4. Coming from a traditional monastic community, how have you found being involved in new-monasticism?
Well, I’m not in a monastic community at all, but one of the first completely non-monastic communities for women.  But we see ourselves in the Ignatian tradition as ‘contemplatives in action’.  This means that we have to find the energy & inspiration for lives that are often very pressured by work & activity in the small ‘inner monastery’ that we carry within us.  I came across new monasticism through meeting Ian Mobsby & reading some of his writing, but also through my involvement in the Community of St. Anselm at Lambeth Palace, of which I am one of the founder trustees.  Mary Ward heard that George Abbot, the archbishop of Canterbury of her day, had said that she ‘did more harm than 6 or 7 Jesuits’.  Taking this as a compliment she decided to call on him in Lambeth Palace (she had been sentenced to death for being a Catholic shortly before).  Our annals say that ‘it pleased God that his Grace was not at home’ when she called, so she took off a diamond ring on her finger & etched her signature in one of the windows before leaving!  Sadly the window has not survived, but it amuses me greatly when I walk into the palace for a meeting.  I told Archbishop Justin Welby this story & he immediately checked out my hand for rings…  I see the Community of St. Anselm, with its emphasis on a deep life of prayer, community and transformative work among the poor as having these elements of new monasticism which also resonate with the Ignatian vision of being ‘contemplatives in action’.  I see it as a wonderful pointer towards a future in which traditional monasticism & religious life becomes the springboard for new ways of profound Christian engagement.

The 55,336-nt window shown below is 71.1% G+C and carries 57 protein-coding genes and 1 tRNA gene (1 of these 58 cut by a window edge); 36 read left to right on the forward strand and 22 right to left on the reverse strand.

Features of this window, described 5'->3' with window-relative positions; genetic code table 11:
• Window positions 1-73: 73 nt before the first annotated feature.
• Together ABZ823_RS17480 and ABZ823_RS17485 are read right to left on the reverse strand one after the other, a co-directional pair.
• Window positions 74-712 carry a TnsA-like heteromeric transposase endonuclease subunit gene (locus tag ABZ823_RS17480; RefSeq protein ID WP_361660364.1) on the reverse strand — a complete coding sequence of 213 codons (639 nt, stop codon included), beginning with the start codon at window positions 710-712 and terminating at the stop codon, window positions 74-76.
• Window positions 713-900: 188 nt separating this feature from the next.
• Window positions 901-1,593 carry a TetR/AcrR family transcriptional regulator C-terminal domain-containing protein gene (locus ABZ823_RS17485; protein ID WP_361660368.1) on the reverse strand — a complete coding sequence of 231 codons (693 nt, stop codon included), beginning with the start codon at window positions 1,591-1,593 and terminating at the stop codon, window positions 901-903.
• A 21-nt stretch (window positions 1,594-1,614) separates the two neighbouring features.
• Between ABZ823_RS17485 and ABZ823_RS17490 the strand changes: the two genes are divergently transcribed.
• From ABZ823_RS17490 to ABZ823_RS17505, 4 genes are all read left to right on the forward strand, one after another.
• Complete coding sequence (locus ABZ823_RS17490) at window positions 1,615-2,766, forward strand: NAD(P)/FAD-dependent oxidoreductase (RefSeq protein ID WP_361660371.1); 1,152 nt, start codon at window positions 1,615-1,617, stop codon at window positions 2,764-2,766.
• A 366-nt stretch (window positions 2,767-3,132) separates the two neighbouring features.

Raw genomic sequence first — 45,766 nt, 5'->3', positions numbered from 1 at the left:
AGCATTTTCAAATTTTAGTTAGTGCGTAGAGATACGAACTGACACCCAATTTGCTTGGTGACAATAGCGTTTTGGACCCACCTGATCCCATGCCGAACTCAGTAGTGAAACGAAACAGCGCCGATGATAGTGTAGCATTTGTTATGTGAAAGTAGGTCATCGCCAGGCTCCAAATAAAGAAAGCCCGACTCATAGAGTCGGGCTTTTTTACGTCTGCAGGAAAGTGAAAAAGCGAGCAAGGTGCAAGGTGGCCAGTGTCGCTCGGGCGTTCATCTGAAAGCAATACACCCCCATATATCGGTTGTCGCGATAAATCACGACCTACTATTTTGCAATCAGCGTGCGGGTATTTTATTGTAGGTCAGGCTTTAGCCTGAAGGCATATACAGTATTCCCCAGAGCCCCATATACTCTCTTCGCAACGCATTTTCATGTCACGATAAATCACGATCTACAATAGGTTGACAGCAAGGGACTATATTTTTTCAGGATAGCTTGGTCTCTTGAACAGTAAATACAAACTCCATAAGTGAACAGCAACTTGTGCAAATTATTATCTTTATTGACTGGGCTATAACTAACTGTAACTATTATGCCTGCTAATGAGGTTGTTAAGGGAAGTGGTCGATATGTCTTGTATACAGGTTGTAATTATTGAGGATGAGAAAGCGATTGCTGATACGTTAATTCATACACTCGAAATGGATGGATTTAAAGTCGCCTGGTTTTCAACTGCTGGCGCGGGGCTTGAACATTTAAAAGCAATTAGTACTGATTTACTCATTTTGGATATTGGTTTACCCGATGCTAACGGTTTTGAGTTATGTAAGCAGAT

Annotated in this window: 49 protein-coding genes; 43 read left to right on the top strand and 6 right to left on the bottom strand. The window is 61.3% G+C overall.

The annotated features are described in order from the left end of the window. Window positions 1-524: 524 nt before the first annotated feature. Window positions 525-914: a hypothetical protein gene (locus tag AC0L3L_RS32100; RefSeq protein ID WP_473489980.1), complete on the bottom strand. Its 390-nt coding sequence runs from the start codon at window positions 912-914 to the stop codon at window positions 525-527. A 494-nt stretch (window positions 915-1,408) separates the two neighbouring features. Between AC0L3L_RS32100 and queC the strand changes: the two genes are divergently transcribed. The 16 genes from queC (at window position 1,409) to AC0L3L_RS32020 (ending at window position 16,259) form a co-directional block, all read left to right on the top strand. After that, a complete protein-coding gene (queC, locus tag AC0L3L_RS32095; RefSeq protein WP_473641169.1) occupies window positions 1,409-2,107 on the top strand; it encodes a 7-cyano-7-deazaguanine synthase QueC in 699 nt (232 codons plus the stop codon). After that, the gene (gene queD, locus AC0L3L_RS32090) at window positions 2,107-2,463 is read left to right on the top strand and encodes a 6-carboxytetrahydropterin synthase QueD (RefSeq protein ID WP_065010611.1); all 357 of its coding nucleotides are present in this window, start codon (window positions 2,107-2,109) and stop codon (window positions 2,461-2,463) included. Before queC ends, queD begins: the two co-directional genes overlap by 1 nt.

5. How would you encourage traditional monastic communities to keep their charisms alive and reach younger people?
First of all, to stop looking for ‘people like us’ and to start connecting with the way that God actually is calling people, & the people being called.  In my own province, we have suddenly started receiving vocations again after a long period of drought.  Partly that is because we are communicating, through social media & other means, with people whom we have not previously considered.  Not all of them are that young, but if God is calling people in their 40s & 50s, who are we to say they shouldn’t come?  My experience is that many people are thirsty for spiritual depth.  It’s not on offer in many of our parishes, alas, so people are turning to the religious.  The same is true for some type of sustaining community in a world that is increasingly fragmented.  In the global north, one of the greatest growth industries at the moment is in Mindfulness & Self-Help programmes.  We’ve been doing this for centuries – we just call it something else.  I think true evangelization begins by entering into the space of the other, not demanding that others enter into our space.  We go into their space, learn to see things from their perspective and offer what we have.  People are often amazed – they don’t know people like us exist, and what’s more, we offer learning in contemplative living for free!